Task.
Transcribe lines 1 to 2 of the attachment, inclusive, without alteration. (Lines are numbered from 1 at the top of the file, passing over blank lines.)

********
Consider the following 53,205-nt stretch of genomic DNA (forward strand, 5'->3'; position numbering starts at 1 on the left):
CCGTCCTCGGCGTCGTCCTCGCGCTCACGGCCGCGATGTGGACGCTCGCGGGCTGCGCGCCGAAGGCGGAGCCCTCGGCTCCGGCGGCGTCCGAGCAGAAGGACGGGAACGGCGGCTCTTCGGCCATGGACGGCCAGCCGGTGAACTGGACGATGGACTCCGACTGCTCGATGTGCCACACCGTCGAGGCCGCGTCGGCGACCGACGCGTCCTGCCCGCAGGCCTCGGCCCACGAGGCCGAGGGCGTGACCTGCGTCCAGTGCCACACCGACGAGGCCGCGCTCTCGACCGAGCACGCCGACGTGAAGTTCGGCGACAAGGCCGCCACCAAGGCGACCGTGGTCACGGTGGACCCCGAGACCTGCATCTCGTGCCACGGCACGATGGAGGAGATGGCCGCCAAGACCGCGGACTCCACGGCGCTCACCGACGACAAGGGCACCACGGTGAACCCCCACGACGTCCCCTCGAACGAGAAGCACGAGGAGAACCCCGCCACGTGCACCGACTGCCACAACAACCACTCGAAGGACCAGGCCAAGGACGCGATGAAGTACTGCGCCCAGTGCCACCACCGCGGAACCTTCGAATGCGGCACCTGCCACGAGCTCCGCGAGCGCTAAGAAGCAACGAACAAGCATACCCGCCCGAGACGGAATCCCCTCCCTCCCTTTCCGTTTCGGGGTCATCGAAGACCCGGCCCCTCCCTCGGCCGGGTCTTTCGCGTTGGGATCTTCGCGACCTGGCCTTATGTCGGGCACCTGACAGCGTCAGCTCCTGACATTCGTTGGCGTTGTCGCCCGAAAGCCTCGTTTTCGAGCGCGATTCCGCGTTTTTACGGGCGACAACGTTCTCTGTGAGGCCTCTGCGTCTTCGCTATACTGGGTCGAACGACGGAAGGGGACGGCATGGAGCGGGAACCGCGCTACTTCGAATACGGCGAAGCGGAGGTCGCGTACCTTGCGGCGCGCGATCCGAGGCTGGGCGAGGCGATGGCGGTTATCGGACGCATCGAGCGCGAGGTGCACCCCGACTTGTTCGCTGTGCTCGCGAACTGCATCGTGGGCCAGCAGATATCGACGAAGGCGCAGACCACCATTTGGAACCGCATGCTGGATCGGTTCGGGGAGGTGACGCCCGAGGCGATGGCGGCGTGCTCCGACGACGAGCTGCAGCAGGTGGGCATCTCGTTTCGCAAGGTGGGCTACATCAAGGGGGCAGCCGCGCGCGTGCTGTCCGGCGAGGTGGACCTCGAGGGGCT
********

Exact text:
Consider the following 53,205-nt stretch of genomic DNA (forward strand, 5'->3'; position numbering starts at 1 on the left):
CCGTCCTCGGCGTCGTCCTCGCGCTCACGGCCGCGATGTGGACGCTCGCGGGCTGCGCGCCGAAGGCGGAGCCCTCGGCTCCGGCGGCGTCCGAGCAGAAGGACGGGAACGGCGGCTCTTCGGCCATGGACGGCCAGCCGGTGAACTGGACGATGGACTCCGACTGCTCGATGTGCCACACCGTCGAGGCCGCGTCGGCGACCGACGCGTCCTGCCCGCAGGCCTCGGCCCACGAGGCCGAGGGCGTGACCTGCGTCCAGTGCCACACCGACGAGGCCGCGCTCTCGACCGAGCACGCCGACGTGAAGTTCGGCGACAAGGCCGCCACCAAGGCGACCGTGGTCACGGTGGACCCCGAGACCTGCATCTCGTGCCACGGCACGATGGAGGAGATGGCCGCCAAGACCGCGGACTCCACGGCGCTCACCGACGACAAGGGCACCACGGTGAACCCCCACGACGTCCCCTCGAACGAGAAGCACGAGGAGAACCCCGCCACGTGCACCGACTGCCACAACAACCACTCGAAGGACCAGGCCAAGGACGCGATGAAGTACTGCGCCCAGTGCCACCACCGCGGAACCTTCGAATGCGGCACCTGCCACGAGCTCCGCGAGCGCTAAGAAGCAACGAACAAGCATACCCGCCCGAGACGGAATCCCCTCCCTCCCTTTCCGTTTCGGGGTCATCGAAGACCCGGCCCCTCCCTCGGCCGGGTCTTTCGCGTTGGGATCTTCGCGACCTGGCCTTATGTCGGGCACCTGACAGCGTCAGCTCCTGACATTCGTTGGCGTTGTCGCCCGAAAGCCTCGTTTTCGAGCGCGATTCCGCGTTTTTACGGGCGACAACGTTCTCTGTGAGGCCTCTGCGTCTTCGCTATACTGGGTCGAACGACGGAAGGGGACGGCATGGAGCGGGAACCGCGCTACTTCGAATACGGCGAAGCGGAGGTCGCGTACCTTGCGGCGCGCGATCCGAGGCTGGGCGAGGCGATGGCGGTTATCGGACGCATCGAGCGCGAGGTGCACCCCGACTTGTTCGCTGTGCTCGCGAACTGCATCGTGGGCCAGCAGATATCGACGAAGGCGCAGACCACCATTTGGAACCGCATGCTGGATCGGTTCGGGGAGGTGACGCCCGAGGCGATGGCGGCGTGCTCCGACGACGAGCTGCAGCAGGTGGGCATCTCGTTTCGCAAGGTGGGCTACATCAAGGGGGCAGCCGCGCGCGTGCTGTCCGGCGAGGTGGACCTCGAGGGGCT